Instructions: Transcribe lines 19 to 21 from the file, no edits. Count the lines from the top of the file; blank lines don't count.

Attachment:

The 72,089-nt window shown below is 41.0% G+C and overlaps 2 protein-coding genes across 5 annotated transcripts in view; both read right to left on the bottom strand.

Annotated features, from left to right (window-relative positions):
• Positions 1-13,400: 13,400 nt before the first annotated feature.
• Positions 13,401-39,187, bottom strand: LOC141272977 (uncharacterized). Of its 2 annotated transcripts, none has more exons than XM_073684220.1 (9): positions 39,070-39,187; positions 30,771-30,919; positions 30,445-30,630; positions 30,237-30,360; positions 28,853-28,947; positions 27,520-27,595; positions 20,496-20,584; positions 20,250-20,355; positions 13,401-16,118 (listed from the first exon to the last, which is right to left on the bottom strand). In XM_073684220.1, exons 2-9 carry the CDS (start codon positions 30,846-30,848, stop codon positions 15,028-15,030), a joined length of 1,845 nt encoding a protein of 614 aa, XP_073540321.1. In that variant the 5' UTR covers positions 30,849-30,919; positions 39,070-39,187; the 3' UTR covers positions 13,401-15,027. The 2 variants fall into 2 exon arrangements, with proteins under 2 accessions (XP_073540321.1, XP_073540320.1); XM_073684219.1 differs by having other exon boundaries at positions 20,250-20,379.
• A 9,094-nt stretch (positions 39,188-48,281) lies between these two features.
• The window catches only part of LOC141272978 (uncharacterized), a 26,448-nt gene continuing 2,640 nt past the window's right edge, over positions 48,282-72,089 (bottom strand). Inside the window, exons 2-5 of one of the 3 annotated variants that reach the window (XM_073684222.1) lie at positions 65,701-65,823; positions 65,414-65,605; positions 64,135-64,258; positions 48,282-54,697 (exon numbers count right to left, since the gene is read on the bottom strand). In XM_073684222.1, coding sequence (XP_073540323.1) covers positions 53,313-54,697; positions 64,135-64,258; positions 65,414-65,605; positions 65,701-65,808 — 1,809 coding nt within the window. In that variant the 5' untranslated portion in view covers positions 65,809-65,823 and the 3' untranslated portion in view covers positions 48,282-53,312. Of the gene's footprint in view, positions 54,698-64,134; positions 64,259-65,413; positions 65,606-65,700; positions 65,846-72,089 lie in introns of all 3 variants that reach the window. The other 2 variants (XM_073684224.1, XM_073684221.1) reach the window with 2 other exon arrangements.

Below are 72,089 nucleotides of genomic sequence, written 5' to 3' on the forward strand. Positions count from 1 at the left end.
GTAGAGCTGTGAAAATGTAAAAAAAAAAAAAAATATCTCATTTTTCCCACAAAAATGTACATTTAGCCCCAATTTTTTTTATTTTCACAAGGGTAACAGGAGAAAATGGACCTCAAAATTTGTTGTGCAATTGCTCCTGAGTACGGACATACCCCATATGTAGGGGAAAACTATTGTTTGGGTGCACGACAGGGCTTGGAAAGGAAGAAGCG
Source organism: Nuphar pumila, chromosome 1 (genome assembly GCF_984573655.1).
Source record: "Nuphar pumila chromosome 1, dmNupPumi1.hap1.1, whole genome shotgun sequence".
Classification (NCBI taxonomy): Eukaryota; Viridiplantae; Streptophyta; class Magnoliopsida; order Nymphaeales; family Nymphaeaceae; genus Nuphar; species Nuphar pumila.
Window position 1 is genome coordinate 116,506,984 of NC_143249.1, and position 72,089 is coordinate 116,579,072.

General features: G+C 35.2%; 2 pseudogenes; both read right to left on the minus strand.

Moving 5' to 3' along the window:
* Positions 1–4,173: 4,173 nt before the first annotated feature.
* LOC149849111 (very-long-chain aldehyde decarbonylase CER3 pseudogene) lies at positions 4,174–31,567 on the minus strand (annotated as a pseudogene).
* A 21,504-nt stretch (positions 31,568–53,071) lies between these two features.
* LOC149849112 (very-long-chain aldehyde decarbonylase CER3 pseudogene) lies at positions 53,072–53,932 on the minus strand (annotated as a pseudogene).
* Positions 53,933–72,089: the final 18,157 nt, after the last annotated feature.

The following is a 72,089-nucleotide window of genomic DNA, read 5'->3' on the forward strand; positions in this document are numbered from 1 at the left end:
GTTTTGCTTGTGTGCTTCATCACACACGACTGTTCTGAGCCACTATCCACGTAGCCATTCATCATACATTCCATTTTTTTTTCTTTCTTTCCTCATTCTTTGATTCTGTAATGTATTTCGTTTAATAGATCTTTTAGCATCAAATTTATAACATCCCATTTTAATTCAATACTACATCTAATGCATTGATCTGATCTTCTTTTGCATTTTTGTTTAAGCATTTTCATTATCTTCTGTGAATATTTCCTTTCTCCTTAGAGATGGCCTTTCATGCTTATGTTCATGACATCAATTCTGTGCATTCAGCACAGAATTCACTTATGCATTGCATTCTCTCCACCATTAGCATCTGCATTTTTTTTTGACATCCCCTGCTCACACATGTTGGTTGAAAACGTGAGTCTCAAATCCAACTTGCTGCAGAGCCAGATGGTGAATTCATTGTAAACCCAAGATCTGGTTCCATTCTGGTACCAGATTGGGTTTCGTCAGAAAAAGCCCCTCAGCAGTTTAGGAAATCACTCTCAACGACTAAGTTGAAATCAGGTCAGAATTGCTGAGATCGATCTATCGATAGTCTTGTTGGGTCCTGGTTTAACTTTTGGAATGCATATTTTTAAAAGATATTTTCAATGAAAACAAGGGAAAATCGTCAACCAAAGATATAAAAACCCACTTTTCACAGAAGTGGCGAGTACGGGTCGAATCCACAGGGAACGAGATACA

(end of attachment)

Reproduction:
* Positions 53,933–72,089: the final 18,157 nt, after the last annotated feature.

The following is a 72,089-nucleotide window of genomic DNA, read 5'->3' on the forward strand; positions in this document are numbered from 1 at the left end:
GTTTTGCTTGTGTGCTTCATCACACACGACTGTTCTGAGCCACTATCCACGTAGCCATTCATCATACATTCCATTTTTTTTTCTTTCTTTCCTCATTCTTTGATTCTGTAATGTATTTCGTTTAATAGATCTTTTAGCATCAAATTTATAACATCCCATTTTAATTCAATACTACATCTAATGCATTGATCTGATCTTCTTTTGCATTTTTGTTTAAGCATTTTCATTATCTTCTGTGAATATTTCCTTTCTCCTTAGAGATGGCCTTTCATGCTTATGTTCATGACATCAATTCTGTGCATTCAGCACAGAATTCACTTATGCATTGCATTCTCTCCACCATTAGCATCTGCATTTTTTTTTGACATCCCCTGCTCACACATGTTGGTTGAAAACGTGAGTCTCAAATCCAACTTGCTGCAGAGCCAGATGGTGAATTCATTGTAAACCCAAGATCTGGTTCCATTCTGGTACCAGATTGGGTTTCGTCAGAAAAAGCCCCTCAGCAGTTTAGGAAATCACTCTCAACGACTAAGTTGAAATCAGGTCAGAATTGCTGAGATCGATCTATCGATAGTCTTGTTGGGTCCTGGTTTAACTTTTGGAATGCATATTTTTAAAAGATATTTTCAATGAAAACAAGGGAAAATCGTCAACCAAAGATATAAAAACCCACTTTTCACAGAAGTGGCGAGTACGGGTCGAATCCACAGGGAACGAGATACA